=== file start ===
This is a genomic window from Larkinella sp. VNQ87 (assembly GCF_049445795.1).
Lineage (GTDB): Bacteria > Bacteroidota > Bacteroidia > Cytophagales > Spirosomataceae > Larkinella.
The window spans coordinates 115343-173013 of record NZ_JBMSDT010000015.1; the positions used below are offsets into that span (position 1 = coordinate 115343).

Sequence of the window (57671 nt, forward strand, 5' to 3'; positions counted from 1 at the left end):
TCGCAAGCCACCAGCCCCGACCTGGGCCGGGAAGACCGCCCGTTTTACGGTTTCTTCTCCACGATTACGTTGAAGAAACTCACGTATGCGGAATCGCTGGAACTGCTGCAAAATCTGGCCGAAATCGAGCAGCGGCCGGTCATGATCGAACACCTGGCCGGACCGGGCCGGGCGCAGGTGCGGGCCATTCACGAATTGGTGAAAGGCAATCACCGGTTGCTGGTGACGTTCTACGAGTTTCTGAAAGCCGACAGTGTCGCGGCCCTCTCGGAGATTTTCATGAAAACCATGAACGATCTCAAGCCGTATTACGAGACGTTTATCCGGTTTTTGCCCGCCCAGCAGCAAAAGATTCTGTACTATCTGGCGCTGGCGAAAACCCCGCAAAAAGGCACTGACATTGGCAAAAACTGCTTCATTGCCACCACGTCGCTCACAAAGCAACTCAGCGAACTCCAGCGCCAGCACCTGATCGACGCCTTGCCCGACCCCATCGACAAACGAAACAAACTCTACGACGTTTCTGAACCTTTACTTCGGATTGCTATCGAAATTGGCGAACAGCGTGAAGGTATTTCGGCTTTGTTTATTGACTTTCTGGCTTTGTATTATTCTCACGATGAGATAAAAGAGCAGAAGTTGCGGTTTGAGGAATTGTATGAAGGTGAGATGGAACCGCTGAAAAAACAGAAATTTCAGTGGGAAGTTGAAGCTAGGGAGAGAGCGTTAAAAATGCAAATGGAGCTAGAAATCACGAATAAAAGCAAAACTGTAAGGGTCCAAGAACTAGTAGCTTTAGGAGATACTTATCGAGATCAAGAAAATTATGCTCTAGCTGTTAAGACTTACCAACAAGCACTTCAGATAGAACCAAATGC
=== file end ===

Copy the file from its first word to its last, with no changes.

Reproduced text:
This is a genomic window from Larkinella sp. VNQ87 (assembly GCF_049445795.1).
Lineage (GTDB): Bacteria > Bacteroidota > Bacteroidia > Cytophagales > Spirosomataceae > Larkinella.
The window spans coordinates 115343-173013 of record NZ_JBMSDT010000015.1; the positions used below are offsets into that span (position 1 = coordinate 115343).

Sequence of the window (57671 nt, forward strand, 5' to 3'; positions counted from 1 at the left end):
TCGCAAGCCACCAGCCCCGACCTGGGCCGGGAAGACCGCCCGTTTTACGGTTTCTTCTCCACGATTACGTTGAAGAAACTCACGTATGCGGAATCGCTGGAACTGCTGCAAAATCTGGCCGAAATCGAGCAGCGGCCGGTCATGATCGAACACCTGGCCGGACCGGGCCGGGCGCAGGTGCGGGCCATTCACGAATTGGTGAAAGGCAATCACCGGTTGCTGGTGACGTTCTACGAGTTTCTGAAAGCCGACAGTGTCGCGGCCCTCTCGGAGATTTTCATGAAAACCATGAACGATCTCAAGCCGTATTACGAGACGTTTATCCGGTTTTTGCCCGCCCAGCAGCAAAAGATTCTGTACTATCTGGCGCTGGCGAAAACCCCGCAAAAAGGCACTGACATTGGCAAAAACTGCTTCATTGCCACCACGTCGCTCACAAAGCAACTCAGCGAACTCCAGCGCCAGCACCTGATCGACGCCTTGCCCGACCCCATCGACAAACGAAACAAACTCTACGACGTTTCTGAACCTTTACTTCGGATTGCTATCGAAATTGGCGAACAGCGTGAAGGTATTTCGGCTTTGTTTATTGACTTTCTGGCTTTGTATTATTCTCACGATGAGATAAAAGAGCAGAAGTTGCGGTTTGAGGAATTGTATGAAGGTGAGATGGAACCGCTGAAAAAACAGAAATTTCAGTGGGAAGTTGAAGCTAGGGAGAGAGCGTTAAAAATGCAAATGGAGCTAGAAATCACGAATAAAAGCAAAACTGTAAGGGTCCAAGAACTAGTAGCTTTAGGAGATACTTATCGAGATCAAGAAAATTATGCTCTAGCTGTTAAGACTTACCAACAAGCACTTCAGATAGAACCAAATGC